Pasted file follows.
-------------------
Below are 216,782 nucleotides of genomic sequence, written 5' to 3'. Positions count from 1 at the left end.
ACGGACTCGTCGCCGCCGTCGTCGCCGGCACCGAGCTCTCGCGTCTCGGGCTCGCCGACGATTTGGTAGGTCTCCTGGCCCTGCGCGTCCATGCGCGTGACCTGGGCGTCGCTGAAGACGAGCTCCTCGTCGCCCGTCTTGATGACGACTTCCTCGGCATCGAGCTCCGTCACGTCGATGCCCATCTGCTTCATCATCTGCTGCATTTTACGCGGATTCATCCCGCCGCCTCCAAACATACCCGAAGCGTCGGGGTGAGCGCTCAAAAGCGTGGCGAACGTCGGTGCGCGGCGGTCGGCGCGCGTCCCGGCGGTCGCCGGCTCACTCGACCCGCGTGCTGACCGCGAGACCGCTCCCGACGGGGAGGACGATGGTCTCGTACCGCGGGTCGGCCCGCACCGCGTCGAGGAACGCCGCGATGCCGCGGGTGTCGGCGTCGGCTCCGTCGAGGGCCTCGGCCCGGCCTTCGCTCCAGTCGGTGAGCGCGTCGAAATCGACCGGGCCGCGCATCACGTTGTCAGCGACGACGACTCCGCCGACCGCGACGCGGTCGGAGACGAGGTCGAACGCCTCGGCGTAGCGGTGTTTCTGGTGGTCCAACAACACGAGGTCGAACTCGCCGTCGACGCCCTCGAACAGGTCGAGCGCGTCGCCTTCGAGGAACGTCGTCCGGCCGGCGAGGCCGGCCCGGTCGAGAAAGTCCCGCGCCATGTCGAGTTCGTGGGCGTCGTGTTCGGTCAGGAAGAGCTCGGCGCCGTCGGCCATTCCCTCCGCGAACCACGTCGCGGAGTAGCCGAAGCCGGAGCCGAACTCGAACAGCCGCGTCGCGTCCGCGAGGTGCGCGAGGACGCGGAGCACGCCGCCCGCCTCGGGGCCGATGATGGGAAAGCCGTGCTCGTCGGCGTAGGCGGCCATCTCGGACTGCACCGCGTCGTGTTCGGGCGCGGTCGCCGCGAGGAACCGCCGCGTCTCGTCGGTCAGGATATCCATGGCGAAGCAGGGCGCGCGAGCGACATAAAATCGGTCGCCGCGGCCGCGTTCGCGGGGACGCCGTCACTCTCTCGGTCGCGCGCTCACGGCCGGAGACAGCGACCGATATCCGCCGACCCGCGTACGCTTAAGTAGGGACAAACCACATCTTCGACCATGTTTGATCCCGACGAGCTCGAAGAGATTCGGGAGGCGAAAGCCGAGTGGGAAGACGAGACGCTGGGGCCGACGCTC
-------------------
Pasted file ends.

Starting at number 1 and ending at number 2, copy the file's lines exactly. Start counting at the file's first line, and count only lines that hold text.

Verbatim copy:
Below are 216,782 nucleotides of genomic sequence, written 5' to 3'. Positions count from 1 at the left end.
ACGGACTCGTCGCCGCCGTCGTCGCCGGCACCGAGCTCTCGCGTCTCGGGCTCGCCGACGATTTGGTAGGTCTCCTGGCCCTGCGCGTCCATGCGCGTGACCTGGGCGTCGCTGAAGACGAGCTCCTCGTCGCCCGTCTTGATGACGACTTCCTCGGCATCGAGCTCCGTCACGTCGATGCCCATCTGCTTCATCATCTGCTGCATTTTACGCGGATTCATCCCGCCGCCTCCAAACATACCCGAAGCGTCGGGGTGAGCGCTCAAAAGCGTGGCGAACGTCGGTGCGCGGCGGTCGGCGCGCGTCCCGGCGGTCGCCGGCTCACTCGACCCGCGTGCTGACCGCGAGACCGCTCCCGACGGGGAGGACGATGGTCTCGTACCGCGGGTCGGCCCGCACCGCGTCGAGGAACGCCGCGATGCCGCGGGTGTCGGCGTCGGCTCCGTCGAGGGCCTCGGCCCGGCCTTCGCTCCAGTCGGTGAGCGCGTCGAAATCGACCGGGCCGCGCATCACGTTGTCAGCGACGACGACTCCGCCGACCGCGACGCGGTCGGAGACGAGGTCGAACGCCTCGGCGTAGCGGTGTTTCTGGTGGTCCAACAACACGAGGTCGAACTCGCCGTCGACGCCCTCGAACAGGTCGAGCGCGTCGCCTTCGAGGAACGTCGTCCGGCCGGCGAGGCCGGCCCGGTCGAGAAAGTCCCGCGCCATGTCGAGTTCGTGGGCGTCGTGTTCGGTCAGGAAGAGCTCGGCGCCGTCGGCCATTCCCTCCGCGAACCACGTCGCGGAGTAGCCGAAGCCGGAGCCGAACTCGAACAGCCGCGTCGCGTCCGCGAGGTGCGCGAGGACGCGGAGCACGCCGCCCGCCTCGGGGCCGATGATGGGAAAGCCGTGCTCGTCGGCGTAGGCGGCCATCTCGGACTGCACCGCGTCGTGTTCGGGCGCGGTCGCCGCGAGGAACCGCCGCGTCTCGTCGGTCAGGATATCCATGGCGAAGCAGGGCGCGCGAGCGACATAAAATCGGTCGCCGCGGCCGCGTTCGCGGGGACGCCGTCACTCTCTCGGTCGCGCGCTCACGGCCGGAGACAGCGACCGATATCCGCCGACCCGCGTACGCTTAAGTAGGGACAAACCACATCTTCGACCATGTTTGATCCCGACGAGCTCGAAGAGATTCGGGAGGCGAAAGCCGAGTGGGAAGACGAGACGCTGGGGCCGACGCTC